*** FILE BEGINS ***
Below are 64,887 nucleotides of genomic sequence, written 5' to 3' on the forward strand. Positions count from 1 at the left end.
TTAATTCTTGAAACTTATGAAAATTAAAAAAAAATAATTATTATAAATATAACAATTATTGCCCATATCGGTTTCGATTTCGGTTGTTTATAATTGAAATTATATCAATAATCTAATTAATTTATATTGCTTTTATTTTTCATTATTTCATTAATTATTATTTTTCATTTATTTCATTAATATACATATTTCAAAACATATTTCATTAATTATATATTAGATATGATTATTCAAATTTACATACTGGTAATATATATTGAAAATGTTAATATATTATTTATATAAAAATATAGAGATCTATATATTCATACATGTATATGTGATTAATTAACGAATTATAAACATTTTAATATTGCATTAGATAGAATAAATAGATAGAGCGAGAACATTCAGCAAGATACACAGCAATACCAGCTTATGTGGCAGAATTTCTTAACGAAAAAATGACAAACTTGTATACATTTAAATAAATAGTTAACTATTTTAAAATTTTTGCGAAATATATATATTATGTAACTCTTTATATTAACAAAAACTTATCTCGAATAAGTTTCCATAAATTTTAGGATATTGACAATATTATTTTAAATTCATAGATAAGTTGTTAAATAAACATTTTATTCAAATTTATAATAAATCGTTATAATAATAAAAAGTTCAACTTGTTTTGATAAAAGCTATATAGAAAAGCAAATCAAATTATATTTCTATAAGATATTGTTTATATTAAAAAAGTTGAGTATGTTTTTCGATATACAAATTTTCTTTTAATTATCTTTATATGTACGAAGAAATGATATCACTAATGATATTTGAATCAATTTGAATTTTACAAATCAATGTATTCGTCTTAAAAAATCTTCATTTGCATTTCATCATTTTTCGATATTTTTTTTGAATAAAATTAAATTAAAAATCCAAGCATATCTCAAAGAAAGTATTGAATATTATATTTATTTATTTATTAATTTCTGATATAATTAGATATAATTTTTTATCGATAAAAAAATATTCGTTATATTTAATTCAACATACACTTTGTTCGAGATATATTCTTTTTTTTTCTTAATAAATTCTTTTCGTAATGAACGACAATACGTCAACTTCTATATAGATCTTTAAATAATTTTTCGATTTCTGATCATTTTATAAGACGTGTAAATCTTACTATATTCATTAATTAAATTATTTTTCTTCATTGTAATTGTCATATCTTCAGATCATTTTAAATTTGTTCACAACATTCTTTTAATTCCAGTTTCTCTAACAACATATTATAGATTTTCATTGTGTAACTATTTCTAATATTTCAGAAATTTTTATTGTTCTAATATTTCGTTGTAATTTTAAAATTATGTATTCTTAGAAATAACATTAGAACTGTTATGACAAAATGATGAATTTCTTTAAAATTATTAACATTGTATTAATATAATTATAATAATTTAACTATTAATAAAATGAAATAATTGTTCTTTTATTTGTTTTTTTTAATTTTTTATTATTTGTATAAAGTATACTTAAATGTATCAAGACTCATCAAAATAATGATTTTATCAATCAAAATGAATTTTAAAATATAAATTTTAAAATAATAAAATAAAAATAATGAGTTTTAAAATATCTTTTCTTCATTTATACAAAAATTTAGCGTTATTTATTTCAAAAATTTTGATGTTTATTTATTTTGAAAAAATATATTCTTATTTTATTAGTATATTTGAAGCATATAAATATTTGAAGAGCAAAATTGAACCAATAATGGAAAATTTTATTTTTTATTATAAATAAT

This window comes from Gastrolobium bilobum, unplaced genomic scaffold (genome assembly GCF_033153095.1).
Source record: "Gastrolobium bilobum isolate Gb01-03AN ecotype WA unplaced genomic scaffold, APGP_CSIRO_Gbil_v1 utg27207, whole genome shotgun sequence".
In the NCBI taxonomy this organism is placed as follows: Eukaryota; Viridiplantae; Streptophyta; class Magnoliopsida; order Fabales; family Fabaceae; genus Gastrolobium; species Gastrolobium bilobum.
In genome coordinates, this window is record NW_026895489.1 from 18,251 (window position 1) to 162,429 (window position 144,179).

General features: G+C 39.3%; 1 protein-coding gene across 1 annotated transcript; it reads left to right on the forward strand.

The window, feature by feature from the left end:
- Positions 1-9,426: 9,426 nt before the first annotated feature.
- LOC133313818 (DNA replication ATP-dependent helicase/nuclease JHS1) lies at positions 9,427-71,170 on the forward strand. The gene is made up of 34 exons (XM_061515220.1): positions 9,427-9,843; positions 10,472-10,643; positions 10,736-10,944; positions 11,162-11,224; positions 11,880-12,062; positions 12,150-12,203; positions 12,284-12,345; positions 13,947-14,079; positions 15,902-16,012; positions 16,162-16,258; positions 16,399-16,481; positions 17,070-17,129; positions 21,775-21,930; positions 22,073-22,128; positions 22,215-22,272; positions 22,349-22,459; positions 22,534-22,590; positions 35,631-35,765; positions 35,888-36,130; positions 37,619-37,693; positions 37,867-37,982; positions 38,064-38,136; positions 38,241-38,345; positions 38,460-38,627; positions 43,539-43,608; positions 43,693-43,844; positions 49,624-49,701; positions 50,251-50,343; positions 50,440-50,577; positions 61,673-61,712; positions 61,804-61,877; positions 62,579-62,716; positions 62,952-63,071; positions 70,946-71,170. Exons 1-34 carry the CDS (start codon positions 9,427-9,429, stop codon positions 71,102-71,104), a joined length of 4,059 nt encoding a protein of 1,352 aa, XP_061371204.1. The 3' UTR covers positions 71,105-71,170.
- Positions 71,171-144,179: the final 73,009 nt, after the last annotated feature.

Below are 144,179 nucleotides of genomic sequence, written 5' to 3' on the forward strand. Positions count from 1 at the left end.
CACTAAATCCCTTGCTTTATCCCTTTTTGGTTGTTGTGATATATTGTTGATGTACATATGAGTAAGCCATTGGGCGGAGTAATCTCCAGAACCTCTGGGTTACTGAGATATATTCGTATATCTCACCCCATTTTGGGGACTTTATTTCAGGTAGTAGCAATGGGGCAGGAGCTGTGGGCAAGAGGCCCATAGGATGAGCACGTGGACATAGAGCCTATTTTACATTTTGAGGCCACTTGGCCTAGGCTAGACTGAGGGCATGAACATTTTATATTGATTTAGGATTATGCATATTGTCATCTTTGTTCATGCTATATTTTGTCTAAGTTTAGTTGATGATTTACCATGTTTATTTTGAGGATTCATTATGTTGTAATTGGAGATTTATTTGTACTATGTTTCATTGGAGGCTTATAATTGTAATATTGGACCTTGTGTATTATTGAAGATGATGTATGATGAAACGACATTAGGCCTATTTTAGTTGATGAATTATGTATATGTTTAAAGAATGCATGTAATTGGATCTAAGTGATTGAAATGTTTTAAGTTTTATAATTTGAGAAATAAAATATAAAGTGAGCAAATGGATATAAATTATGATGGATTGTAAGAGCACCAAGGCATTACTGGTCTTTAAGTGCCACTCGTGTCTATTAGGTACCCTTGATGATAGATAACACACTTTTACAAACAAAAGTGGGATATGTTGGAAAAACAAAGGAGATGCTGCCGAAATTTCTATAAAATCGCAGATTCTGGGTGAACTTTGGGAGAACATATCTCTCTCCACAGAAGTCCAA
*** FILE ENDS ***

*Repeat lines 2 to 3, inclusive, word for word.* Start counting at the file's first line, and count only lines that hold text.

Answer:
TTAATTCTTGAAACTTATGAAAATTAAAAAAAAATAATTATTATAAATATAACAATTATTGCCCATATCGGTTTCGATTTCGGTTGTTTATAATTGAAATTATATCAATAATCTAATTAATTTATATTGCTTTTATTTTTCATTATTTCATTAATTATTATTTTTCATTTATTTCATTAATATACATATTTCAAAACATATTTCATTAATTATATATTAGATATGATTATTCAAATTTACATACTGGTAATATATATTGAAAATGTTAATATATTATTTATATAAAAATATAGAGATCTATATATTCATACATGTATATGTGATTAATTAACGAATTATAAACATTTTAATATTGCATTAGATAGAATAAATAGATAGAGCGAGAACATTCAGCAAGATACACAGCAATACCAGCTTATGTGGCAGAATTTCTTAACGAAAAAATGACAAACTTGTATACATTTAAATAAATAGTTAACTATTTTAAAATTTTTGCGAAATATATATATTATGTAACTCTTTATATTAACAAAAACTTATCTCGAATAAGTTTCCATAAATTTTAGGATATTGACAATATTATTTTAAATTCATAGATAAGTTGTTAAATAAACATTTTATTCAAATTTATAATAAATCGTTATAATAATAAAAAGTTCAACTTGTTTTGATAAAAGCTATATAGAAAAGCAAATCAAATTATATTTCTATAAGATATTGTTTATATTAAAAAAGTTGAGTATGTTTTTCGATATACAAATTTTCTTTTAATTATCTTTATATGTACGAAGAAATGATATCACTAATGATATTTGAATCAATTTGAATTTTACAAATCAATGTATTCGTCTTAAAAAATCTTCATTTGCATTTCATCATTTTTCGATATTTTTTTTGAATAAAATTAAATTAAAAATCCAAGCATATCTCAAAGAAAGTATTGAATATTATATTTATTTATTTATTAATTTCTGATATAATTAGATATAATTTTTTATCGATAAAAAAATATTCGTTATATTTAATTCAACATACACTTTGTTCGAGATATATTCTTTTTTTTTCTTAATAAATTCTTTTCGTAATGAACGACAATACGTCAACTTCTATATAGATCTTTAAATAATTTTTCGATTTCTGATCATTTTATAAGACGTGTAAATCTTACTATATTCATTAATTAAATTATTTTTCTTCATTGTAATTGTCATATCTTCAGATCATTTTAAATTTGTTCACAACATTCTTTTAATTCCAGTTTCTCTAACAACATATTATAGATTTTCATTGTGTAACTATTTCTAATATTTCAGAAATTTTTATTGTTCTAATATTTCGTTGTAATTTTAAAATTATGTATTCTTAGAAATAACATTAGAACTGTTATGACAAAATGATGAATTTCTTTAAAATTATTAACATTGTATTAATATAATTATAATAATTTAACTATTAATAAAATGAAATAATTGTTCTTTTATTTGTTTTTTTTAATTTTTTATTATTTGTATAAAGTATACTTAAATGTATCAAGACTCATCAAAATAATGATTTTATCAATCAAAATGAATTTTAAAATATAAATTTTAAAATAATAAAATAAAAATAATGAGTTTTAAAATATCTTTTCTTCATTTATACAAAAATTTAGCGTTATTTATTTCAAAAATTTTGATGTTTATTTATTTTGAAAAAATATATTCTTATTTTATTAGTATATTTGAAGCATATAAATATTTGAAGAGCAAAATTGAACCAATAATGGAAAATTTTATTTTTTATTATAAATAAT

This window comes from Gastrolobium bilobum, unplaced genomic scaffold (genome assembly GCF_033153095.1).